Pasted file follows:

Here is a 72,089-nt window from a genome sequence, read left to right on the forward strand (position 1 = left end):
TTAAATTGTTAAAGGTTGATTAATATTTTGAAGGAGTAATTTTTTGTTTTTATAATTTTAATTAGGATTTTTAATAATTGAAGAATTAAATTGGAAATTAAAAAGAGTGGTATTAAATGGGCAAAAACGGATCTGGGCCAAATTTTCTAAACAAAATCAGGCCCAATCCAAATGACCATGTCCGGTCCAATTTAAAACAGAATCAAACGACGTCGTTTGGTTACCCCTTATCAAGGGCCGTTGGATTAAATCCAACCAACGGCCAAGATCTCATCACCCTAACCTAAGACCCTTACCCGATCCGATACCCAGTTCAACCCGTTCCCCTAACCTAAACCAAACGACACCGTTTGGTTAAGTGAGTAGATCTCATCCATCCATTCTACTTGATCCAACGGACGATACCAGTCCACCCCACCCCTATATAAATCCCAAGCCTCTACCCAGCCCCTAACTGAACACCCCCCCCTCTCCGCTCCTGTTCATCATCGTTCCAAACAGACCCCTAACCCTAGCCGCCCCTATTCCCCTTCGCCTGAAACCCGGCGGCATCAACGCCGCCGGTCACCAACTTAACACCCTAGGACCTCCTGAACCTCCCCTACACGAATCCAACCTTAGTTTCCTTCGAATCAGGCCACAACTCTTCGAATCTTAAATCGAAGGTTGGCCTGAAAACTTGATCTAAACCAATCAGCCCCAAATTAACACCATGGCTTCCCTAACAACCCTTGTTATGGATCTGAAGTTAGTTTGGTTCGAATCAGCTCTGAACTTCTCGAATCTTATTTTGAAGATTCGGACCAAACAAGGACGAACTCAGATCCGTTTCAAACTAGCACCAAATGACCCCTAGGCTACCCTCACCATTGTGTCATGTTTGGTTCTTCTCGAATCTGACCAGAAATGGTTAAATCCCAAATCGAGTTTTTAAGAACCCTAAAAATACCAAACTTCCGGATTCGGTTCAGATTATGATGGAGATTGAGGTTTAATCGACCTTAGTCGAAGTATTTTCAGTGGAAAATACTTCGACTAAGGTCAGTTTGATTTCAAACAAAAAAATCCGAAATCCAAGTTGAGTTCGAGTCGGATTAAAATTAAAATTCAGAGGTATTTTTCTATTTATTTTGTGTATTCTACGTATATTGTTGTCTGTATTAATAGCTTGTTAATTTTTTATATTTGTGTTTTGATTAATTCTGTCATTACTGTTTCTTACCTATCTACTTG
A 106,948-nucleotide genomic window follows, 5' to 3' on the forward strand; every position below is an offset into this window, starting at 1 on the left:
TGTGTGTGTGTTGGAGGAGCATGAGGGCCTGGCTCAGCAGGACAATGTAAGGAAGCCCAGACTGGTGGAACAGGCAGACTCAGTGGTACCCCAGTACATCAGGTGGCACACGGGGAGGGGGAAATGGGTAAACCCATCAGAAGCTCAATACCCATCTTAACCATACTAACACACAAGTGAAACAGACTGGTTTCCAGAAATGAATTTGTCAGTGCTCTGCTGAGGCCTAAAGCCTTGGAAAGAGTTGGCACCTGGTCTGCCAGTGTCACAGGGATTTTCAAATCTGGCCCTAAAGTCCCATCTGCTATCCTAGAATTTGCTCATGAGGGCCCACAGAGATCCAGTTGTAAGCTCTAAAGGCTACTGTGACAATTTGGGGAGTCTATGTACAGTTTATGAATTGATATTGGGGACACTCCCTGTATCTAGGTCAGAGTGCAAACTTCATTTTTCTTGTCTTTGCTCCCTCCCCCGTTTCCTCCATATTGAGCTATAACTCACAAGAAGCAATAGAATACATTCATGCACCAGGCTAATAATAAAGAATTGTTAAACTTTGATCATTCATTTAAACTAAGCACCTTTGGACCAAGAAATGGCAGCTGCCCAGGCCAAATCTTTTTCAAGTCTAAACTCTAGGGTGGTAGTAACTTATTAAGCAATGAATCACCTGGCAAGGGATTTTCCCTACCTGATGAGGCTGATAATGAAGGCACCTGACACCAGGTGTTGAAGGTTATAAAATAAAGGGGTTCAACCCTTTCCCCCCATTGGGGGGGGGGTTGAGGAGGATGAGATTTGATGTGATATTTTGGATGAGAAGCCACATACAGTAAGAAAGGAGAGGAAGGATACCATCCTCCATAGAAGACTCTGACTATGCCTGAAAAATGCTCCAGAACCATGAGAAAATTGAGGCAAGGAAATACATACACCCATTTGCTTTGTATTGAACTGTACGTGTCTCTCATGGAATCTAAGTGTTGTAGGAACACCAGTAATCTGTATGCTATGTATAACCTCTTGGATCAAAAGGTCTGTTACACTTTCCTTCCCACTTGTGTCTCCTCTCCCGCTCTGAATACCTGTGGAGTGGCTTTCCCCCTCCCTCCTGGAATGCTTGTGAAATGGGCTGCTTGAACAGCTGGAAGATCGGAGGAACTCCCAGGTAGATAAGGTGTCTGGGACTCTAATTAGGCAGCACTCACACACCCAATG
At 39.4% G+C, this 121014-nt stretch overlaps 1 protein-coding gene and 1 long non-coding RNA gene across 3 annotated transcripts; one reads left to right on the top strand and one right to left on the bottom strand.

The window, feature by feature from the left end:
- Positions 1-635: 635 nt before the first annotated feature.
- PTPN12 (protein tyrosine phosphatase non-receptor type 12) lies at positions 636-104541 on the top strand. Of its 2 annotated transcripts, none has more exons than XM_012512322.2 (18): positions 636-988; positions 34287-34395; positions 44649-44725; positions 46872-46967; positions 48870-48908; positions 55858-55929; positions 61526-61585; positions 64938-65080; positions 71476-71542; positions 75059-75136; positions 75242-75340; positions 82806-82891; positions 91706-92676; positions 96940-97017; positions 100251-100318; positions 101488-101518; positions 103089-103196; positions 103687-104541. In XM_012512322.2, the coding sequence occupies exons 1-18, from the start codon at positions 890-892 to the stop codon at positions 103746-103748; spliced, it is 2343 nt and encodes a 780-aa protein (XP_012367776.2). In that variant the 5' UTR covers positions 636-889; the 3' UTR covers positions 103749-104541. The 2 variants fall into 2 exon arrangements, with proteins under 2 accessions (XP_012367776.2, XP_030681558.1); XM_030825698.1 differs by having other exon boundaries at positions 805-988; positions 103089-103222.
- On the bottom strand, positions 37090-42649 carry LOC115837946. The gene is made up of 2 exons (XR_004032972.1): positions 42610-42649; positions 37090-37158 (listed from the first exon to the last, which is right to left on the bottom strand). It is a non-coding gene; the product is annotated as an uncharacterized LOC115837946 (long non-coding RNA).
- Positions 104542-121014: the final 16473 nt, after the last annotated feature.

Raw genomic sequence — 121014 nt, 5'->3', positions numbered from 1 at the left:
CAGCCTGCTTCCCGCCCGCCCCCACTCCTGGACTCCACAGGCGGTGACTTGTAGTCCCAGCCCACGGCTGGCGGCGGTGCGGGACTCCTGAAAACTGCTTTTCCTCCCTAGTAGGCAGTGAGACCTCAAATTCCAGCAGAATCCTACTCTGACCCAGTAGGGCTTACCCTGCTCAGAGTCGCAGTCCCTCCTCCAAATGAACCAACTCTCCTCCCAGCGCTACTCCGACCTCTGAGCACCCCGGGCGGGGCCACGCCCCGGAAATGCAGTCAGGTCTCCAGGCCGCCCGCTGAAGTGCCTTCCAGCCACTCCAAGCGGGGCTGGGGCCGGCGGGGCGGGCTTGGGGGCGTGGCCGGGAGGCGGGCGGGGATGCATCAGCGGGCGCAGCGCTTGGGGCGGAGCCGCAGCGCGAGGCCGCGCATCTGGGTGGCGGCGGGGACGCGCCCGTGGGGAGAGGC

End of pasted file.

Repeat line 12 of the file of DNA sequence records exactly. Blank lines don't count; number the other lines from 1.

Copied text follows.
CAGCCTGCTTCCCGCCCGCCCCCACTCCTGGACTCCACAGGCGGTGACTTGTAGTCCCAGCCCACGGCTGGCGGCGGTGCGGGACTCCTGAAAACTGCTTTTCCTCCCTAGTAGGCAGTGAGACCTCAAATTCCAGCAGAATCCTACTCTGACCCAGTAGGGCTTACCCTGCTCAGAGTCGCAGTCCCTCCTCCAAATGAACCAACTCTCCTCCCAGCGCTACTCCGACCTCTGAGCACCCCGGGCGGGGCCACGCCCCGGAAATGCAGTCAGGTCTCCAGGCCGCCCGCTGAAGTGCCTTCCAGCCACTCCAAGCGGGGCTGGGGCCGGCGGGGCGGGCTTGGGGGCGTGGCCGGGAGGCGGGCGGGGATGCATCAGCGGGCGCAGCGCTTGGGGCGGAGCCGCAGCGCGAGGCCGCGCATCTGGGTGGCGGCGGGGACGCGCCCGTGGGGAGAGGC